“We are experiencing a bone-chilling sadness.”
“I’m heartbroken ... terrible and horrific.”
These are words spoken and felt from people all over the world on the tragedy that took place in Newtown, Conn., Dec. 14.
“Unspeakable” is a word that captures the image of 20 families having to spend the week before Christmas shopping for caskets for their babies – and six more families planning funerals for their adult wife, daughter, sister or aunt. Unspeakable!
THE MAINSTREAM media didn’t waste any time putting possible blame on either gun control or mental illness. Those discussions may or may not resurface to the point that our political leaders have the will to actually do something about it. I think it’s safe to say the highly controversial gun control issue is back on the front burner. What the results will be is yet to be seen.
It’s troubling to me that we, as a country, seem to be more reactive vs. proactive. Major calamities happen in cities all over the United States – almost daily.
In the past four years, other mass-murder incidents have taken place by men 30 years old and younger. The questions posed, after the fact, reveal troubling histories of these people that span a period of years, some as early as their adolescent years. We already are beginning to hear that this man’s parents struggled with his “difficulties.”
Why are we always playing catch-up? Why is it that people crying out for help, for years, never get it until something horrible happens? It’s a cycle we hear over and over again, and the questions never get answered.
The more recent tragedy is definitely unspeakable and heartbreaking, and has resonated among millions all over the world – I believe because of the large number of babies murdered at the same time. It’s horrifying, to say the least.
But consider this report from the Children’s Defense Fund: In 2008 and 2009, 5,740 children – “one child or teen every three hours, eight every day, 55 every week for two years” – were killed by guns. In 2008, 408 of them were younger than age 15; 148 were younger than 10.
One year later, 354 under 15 and 151 under 10 were killed by gunfire. A total of 34,387 children were wounded by guns in those two years. Now that is unspeakable. But are the mainstream media talking about this?
The so-called fiscal cliff has been a train wreck waiting to happen for many years. And now our top political leaders are scrambling to meet a deadline with a compromise they both can live with. Once again, reactive vs. proactive.
TOO OFTEN, people look to their leaders for validation, acceptance and the go-ahead to do something meaningful and significant in terms of helping to resolve some of our societal problems.
I would like to challenge you to step out of your comfort zone, make a decision to be a part of the solution on an unspeakable issue. There are many unspeakable issues you can wrap your heart and soul around, you know? We can no longer wait for our political leaders to solve the world’s problems. I think we already know their track record.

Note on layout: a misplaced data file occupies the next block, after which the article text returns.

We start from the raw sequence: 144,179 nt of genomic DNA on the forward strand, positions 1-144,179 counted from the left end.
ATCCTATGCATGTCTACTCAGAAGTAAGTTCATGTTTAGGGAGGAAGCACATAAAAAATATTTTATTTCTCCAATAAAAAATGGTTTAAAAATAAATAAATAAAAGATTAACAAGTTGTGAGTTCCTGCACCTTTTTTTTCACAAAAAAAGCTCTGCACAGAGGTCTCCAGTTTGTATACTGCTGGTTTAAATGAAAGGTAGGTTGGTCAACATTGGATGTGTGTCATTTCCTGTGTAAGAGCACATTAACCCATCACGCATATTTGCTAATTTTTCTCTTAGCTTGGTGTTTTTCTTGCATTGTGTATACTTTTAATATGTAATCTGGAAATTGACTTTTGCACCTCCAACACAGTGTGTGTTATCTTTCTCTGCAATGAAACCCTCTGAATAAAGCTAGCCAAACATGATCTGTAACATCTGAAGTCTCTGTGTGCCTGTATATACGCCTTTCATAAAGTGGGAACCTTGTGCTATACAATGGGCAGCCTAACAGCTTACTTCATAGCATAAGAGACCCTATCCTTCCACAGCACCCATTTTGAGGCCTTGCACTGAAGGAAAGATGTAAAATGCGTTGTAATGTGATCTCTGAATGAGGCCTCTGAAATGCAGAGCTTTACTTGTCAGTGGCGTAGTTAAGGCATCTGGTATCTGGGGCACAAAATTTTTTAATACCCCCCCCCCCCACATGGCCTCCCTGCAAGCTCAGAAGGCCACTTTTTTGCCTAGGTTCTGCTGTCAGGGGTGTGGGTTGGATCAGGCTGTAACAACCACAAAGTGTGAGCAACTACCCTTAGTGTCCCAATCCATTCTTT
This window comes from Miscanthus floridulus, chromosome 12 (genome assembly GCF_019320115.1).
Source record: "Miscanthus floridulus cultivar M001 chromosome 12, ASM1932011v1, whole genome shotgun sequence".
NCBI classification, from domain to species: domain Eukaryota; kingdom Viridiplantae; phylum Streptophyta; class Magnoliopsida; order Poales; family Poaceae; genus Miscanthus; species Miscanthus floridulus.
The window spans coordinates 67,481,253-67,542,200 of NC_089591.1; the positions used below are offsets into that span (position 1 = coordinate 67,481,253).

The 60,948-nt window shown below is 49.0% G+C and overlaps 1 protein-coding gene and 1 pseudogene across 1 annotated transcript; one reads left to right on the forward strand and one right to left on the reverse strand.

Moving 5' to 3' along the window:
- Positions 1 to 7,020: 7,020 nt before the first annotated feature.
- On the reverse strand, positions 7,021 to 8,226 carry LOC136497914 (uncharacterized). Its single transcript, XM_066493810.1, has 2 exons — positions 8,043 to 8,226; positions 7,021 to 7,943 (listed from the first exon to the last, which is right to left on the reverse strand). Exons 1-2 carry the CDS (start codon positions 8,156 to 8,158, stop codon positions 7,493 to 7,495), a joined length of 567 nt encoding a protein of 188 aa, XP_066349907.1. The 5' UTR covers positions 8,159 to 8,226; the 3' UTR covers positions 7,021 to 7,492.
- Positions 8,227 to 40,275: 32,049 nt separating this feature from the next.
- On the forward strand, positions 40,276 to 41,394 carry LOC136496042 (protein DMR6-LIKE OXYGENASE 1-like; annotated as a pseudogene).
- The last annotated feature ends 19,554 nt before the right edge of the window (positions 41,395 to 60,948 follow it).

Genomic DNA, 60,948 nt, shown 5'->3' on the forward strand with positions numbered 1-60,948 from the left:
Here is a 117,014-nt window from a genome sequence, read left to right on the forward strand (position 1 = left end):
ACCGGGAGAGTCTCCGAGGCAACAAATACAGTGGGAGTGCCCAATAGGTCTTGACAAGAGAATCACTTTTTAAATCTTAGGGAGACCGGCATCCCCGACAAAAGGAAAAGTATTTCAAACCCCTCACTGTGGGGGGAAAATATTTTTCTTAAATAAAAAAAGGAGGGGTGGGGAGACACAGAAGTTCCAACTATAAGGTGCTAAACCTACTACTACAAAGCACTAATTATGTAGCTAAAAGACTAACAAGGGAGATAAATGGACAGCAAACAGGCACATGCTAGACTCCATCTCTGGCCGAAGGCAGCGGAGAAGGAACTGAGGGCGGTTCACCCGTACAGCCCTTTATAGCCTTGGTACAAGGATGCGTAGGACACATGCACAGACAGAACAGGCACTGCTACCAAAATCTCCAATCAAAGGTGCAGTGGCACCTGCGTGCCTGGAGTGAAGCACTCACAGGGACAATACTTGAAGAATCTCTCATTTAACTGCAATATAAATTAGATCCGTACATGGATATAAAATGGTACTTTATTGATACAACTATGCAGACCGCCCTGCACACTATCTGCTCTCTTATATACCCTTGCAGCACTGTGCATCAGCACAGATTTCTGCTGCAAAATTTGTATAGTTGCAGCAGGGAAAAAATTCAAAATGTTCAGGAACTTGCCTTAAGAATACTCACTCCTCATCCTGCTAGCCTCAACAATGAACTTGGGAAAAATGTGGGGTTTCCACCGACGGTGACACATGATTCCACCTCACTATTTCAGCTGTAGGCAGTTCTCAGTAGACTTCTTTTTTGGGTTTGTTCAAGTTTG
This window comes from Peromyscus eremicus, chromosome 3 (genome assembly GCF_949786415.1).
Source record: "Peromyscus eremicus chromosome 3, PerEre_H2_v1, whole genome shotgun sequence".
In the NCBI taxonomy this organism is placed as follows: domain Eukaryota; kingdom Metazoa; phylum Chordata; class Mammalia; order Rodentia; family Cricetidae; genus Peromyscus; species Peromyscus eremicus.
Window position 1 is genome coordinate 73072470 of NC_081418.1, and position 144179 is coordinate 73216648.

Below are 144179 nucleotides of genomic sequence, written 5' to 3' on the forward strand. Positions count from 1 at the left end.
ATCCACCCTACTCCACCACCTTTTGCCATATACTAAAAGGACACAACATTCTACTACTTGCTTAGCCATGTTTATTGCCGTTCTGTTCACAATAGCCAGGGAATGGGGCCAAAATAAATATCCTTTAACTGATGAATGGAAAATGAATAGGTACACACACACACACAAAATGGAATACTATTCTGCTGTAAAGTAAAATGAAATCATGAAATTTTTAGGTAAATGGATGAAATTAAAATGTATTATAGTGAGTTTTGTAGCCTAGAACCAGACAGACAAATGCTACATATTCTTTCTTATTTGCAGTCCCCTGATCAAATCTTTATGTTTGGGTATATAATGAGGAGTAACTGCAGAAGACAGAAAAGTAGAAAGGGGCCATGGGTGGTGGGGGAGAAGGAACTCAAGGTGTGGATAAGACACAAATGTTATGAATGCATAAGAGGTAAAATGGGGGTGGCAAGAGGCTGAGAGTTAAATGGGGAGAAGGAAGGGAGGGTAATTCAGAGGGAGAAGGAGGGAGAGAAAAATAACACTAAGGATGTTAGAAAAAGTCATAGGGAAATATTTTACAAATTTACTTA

A New Year is almost upon us, and some of you will make New Year’s resolutions. I won’t suggest you do that. I would say, why not make a commitment? Write it down, and tell a trustworthy friend or family member about that commitment and then stick to it. No longer can we wait for our neighbor to do something about the problems we face. We must take action ourselves.
School parent-teacher association meetings desperately need parents to attend and get involved. Organizations that serve youths need more volunteers. Young black boys, in particular, need black adult positive male role models and mentors. Young girls need more positive women role models and mentors. Intergenerational efforts are needed because our youth are so out of touch with their history.
Our juvenile court judges need pastors, ministers and community leaders to serve as surrogates to troubled youth who do not have a mother and/or father at home. They also need churches and faith-based organizations to provide more community-oriented intervention programs they can refer these young people to.
These are the unspeakable issues that are solvable if we are proactive. If none of these suggestions compel you to do something, then prepare your own list. Certainly there are hundreds of other social concerns that you would be willing to put your
heart and soul into to help make a difference. That is my challenge to you.
IN SPITE OF the unspeakable horror that took place on that Friday morning, I am optimistic about the future because I believe in the hearts of people. There is no doubt: Evil lurks around us, and may be as close as your shadow, but love always will overcome evil. Only God can give us the hope we need to get through challenging times.
New legislation or political commentaries will not bring the peace we desperately need in the face of evil. I find comfort in Psalm 146:5. I bet you have a special verse or message that you find comfort in too. Have a merry Christmas!
(The writer is a radio talk show host, author, life coach and mental health advocate in Augusta.)